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Off Key: The Ghost of Napster

 by Ben Horowitz
 published on Thursday, February 2, 2006

Horowitz/issues/arts/695534
Horowitz
 

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It's always hard to draw the line between offering criticism and being a self-rightous ass, especially when I find myself driving with someone who listens to pop radio.

So, what's so bad about Top 40 music? For starters, I always thought American culture was based on plurality. You know: the melting pot, freedom of speech and all that jazz. Do you really think that the breadth of culture in our vast nation can be expressed by the handful of musicians currently on the air?

In the earlier part of the 20th century, radio stations were an entirely different animal. Many originated simply to keep farmers informed on weather patterns and predictions. Once it became commercially viable, music found its way to the airwaves, but not in the format we're used to.

Gradually, stations began to play records, trimming their playlists until the "Top 40" format we're familiar with today eventually became dominant. Why? Profit.

As any station manager will tell you, radio is first and foremost a business. For whatever reason, playing a small variety of popular songs results in more listeners. As a result, fewer and fewer forms of musical expression find their way into people's homes. Can a station really be "alternative" when every other "alternative" station plays the same songs? This is fine, if you're a fan of the "pop" sound of your era. Unfortunately, if you don't like Kelly Clarkson, or your idea of country doesn't include Toby Keith, then you're out of luck.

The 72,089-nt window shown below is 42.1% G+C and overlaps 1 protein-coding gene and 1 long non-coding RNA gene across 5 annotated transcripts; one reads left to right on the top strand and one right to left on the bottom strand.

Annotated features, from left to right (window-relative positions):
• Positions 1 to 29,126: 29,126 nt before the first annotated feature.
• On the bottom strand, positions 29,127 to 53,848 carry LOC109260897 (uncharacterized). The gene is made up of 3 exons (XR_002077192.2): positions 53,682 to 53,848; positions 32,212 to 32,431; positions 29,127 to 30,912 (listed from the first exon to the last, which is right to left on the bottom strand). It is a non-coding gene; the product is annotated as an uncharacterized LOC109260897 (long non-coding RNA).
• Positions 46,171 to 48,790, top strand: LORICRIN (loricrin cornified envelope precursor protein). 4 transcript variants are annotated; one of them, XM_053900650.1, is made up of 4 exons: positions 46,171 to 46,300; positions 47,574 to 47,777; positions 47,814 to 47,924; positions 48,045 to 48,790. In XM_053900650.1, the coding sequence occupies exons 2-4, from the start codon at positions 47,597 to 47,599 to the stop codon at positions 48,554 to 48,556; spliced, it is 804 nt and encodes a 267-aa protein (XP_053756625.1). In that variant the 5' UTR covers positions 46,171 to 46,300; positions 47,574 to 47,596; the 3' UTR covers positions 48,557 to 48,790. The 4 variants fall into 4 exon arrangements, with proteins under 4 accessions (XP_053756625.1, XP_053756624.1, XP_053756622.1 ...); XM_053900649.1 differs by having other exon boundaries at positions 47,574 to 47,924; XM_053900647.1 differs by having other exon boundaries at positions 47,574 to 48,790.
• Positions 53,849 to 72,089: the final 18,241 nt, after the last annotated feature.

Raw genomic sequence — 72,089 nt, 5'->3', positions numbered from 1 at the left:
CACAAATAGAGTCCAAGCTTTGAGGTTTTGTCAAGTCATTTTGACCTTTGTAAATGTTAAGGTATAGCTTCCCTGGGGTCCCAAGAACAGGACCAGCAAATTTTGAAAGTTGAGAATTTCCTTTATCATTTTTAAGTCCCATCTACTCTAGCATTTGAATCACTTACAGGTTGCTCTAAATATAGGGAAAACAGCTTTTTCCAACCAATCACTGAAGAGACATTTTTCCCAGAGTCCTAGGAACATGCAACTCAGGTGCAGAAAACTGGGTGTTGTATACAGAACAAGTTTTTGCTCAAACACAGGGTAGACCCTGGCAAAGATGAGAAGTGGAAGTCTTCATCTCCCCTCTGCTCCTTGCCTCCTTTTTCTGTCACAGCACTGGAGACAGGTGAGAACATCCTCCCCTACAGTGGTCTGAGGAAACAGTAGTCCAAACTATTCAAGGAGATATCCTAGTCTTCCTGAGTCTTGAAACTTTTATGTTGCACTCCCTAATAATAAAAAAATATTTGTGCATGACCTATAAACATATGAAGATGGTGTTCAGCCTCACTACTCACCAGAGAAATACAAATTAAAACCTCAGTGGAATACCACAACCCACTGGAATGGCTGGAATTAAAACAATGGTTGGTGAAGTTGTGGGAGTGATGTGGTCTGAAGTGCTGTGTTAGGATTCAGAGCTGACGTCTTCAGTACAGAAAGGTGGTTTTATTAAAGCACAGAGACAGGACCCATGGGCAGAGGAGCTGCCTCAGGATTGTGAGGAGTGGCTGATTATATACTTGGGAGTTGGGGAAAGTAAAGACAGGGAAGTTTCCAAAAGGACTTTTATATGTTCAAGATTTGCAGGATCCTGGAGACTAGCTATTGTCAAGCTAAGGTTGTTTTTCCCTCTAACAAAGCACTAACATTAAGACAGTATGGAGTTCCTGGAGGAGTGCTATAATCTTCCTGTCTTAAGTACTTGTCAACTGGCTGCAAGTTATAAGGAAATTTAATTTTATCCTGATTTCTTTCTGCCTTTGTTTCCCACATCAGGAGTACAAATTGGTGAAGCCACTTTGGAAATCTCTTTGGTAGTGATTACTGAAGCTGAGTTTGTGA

Do you remember the first song you ever downloaded? I don't, but I'm sure it was something embarrassing. In any event, opening that first music file was a great feeling. The rush of adrenaline wasn't because I felt like I was sticking it to "the man," as represented by major labels. No, it was the feeling of being on the verge of something great; an unexplored universe of music and expression was literally at my fingertips.

Of course, Napster fell, and music lovers everywhere mourned. I won't revisit that argument, though I will say that I bought more albums because of Napster than I ever would have without it.

Although a free version of Napster is no longer with us, the promise of music from the Internet remains. Not even counting illegal file-sharing services, like SoulSeek, the number of legally available songs a few clicks away is amazing. Browsing through any record label's Web site or visiting sites like PureVolume.com can lead to a discovery of a great new band that might not get radio play.

Some bands manage to break these boundaries and still get on the air. Radiohead, Coldplay and Outkast are all great examples.

And, hey, pop music isn't a bad thing. The only problem is that some of the greatest talent of our generation will fall by the wayside, simply because they haven't networked to make friends in the right places. Or, more likely, they don't write songs that are safe enough for radio stations to take a chance on them.

We have to ask ourselves: Do we want our radio stations to showcase a few bands or do we want to use our airwaves to explore the extreme range of talent within our country? Until stations choose the latter, I'll take my music without commercial breaks.

Local Artists! Drop us a line with a link to your site, or drop your CD off at our office in the basement of the Matthews Center.

Reach the reporter at benjamin.horowitz@asu.edu.



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